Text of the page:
We’re delighted to be celebrating International Women’s Day with the official campaign #PledgeforParity. Gender parity is a key commitment of Fairtrade, and we have the stats to prove our commitment the whole way through the supply chain. But International Women’s Day is not just about numbers or hitting targets. For us, today is about celebrating and valuing the work of our women producers.

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In the case of too many women, the journey to a fair working place has been a difficult one. On the one hand, women make up the main workforce in Bangladeshi factories, where they are manual workers and are lower paid than men. On the other hand, in smaller, rural communities where men and women cannot spend time together, a space must be made for women to work in that is separate from the men. Where there is a demand for female workers there is often exploitation; where there isn’t demand, there are social limitations. Often, there is not enough of a demand because a woman working is seen to be a sign of poverty and therefore a source of shame. Even if they can create a workspace for women within a production unit, it’s a whole other challenge to ensure that the environment is one of respect and equal pay.

At People Tree, we ensure that there is parity at every stage of our supply chain. The producers we work with achieve this in three ways: empowerment through education, through access, and through celebration. On this International Women’s Day, we want to focus on three of our key producer partners and the ways that they are combating gender inequality, and celebrate their successes with them!

 

Empowerment through education.

Education for women is still a huge problem in many parts of the world and educating about the importance of higher learning is key to changing the disparity between men and women. At Swallows, one of our key producer partners based in North West Bangladesh, they do just that. They are a project explicitly for women, where even hand weaving (which is considered to be men’s work) is done by women. The workers are empowered through workshops, technical support and one to one training. They are educated about the importance of education for women and girls; they provide support and mediation for victims of domestic violence and raise awareness about child marriage. In many ways, education is key to elevating the status of women in these communities and is of the utmost importance at Swallows. They provide mediation and support outside of Swallows throughout Rajshahi.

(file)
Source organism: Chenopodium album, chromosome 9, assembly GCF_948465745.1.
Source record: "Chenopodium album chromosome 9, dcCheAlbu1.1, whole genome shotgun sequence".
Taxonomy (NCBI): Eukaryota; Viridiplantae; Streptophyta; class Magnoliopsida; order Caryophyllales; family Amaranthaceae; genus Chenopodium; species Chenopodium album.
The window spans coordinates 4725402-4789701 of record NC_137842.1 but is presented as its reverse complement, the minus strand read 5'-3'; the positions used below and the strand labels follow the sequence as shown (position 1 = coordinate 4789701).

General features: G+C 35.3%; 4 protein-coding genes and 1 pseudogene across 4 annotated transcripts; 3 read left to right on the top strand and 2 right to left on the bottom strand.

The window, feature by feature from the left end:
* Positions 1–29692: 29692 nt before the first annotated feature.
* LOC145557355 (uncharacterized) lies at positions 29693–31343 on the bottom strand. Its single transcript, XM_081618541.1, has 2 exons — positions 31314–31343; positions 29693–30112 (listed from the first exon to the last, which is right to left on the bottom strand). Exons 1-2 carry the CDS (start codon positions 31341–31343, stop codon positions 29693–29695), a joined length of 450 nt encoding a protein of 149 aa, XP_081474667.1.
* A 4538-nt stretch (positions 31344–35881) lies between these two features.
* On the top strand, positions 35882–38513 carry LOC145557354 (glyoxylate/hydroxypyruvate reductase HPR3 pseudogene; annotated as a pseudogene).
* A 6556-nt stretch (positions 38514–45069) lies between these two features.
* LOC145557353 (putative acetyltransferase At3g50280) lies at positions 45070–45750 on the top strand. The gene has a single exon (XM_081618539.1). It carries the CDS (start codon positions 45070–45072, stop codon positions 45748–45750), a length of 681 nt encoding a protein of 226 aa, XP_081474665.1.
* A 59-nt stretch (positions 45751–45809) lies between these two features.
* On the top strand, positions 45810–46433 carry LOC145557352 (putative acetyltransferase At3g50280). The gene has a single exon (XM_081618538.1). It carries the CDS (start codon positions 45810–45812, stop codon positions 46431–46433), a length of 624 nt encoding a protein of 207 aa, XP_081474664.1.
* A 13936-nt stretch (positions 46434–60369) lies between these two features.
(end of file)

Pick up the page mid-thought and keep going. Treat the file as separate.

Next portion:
As well as Swallows, Mandala have empowered women to have access to work by working with local village leaders to create a mainly women workforce, and Creative Handicrafts have trained women and opened tailoring units in the slum areas in Mumbai with crèches, so that women can work close to home.

 

Empowerment through access

“Five years ago, before working at TARA, it was difficult for me to come out of the house, as a woman, my opinions didn’t count. But since I have started earning money, it has given me more empowerment. Domestic violence is a big problem in India, men’s alcohol problems and frustration gets taken out on their wives. But becoming more empowered has made a big difference.” – Geeta Singh, worker at TARA

In communities where you cannot have men and women working together, producers that can create spaces where women can work makes all the difference. Many sexist tropes that hold women back from working in these communities are being undone by working in spaces that are respected and dignified. This is the case with TARA, which stands for Trade, Alternative, Reform and Action. TARA work with marginalised people (including women) in Delhi, India, and have led the way in defending the rights of the poor, and campaigning against child labour.

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This access also means flexibility – giving women the ability to work flexible or part-time hours means they don’t have to sacrifice a livelihood for motherhood and still earn a living wage. TARA Projects employs only adults and ensures that TARA artisans earn more in comparison to other artisans. Artisans also enjoy access to better working conditions, savings schemes, health facilities and opportunities for training and ongoing support. This access helps create a demand for bigger facilities and more opportunities for women to join the workforce.

Empowerment through celebration

“We never knew what exactly our rights were as women, we always spent our time at home making food. We never knew of the international days, ‘International Women’s Day’, ‘International Water Day’, and ‘World Fair Trade Day’. We only got to know about this when we reached TARA . We’ve really learned a lot. Previously we lived in fear, but now people are afraid of us! (Sofiya is now a ‘leader’ in her community) If you could measure the distance between the earth and the sun, that is the difference we feel.” – Sofiya, Worker at TARA.

On days like these it is so important to embrace and celebrate the work of these women – the hard work and dedication of women to their families and to their jobs is an inspirational story that is told every day around the world. By working with companies that embrace and revive ancient, delicate hand crafts, pay men and women equally, and provide flexible working hours, our producer partners are not limited – they are celebrated. As mothers, as skilled workers, as women. We are proud to be part of this community that is making real change to individual lives.

Happy International Women’s Day!

 

Read more about all the wonderful People Tree producers here.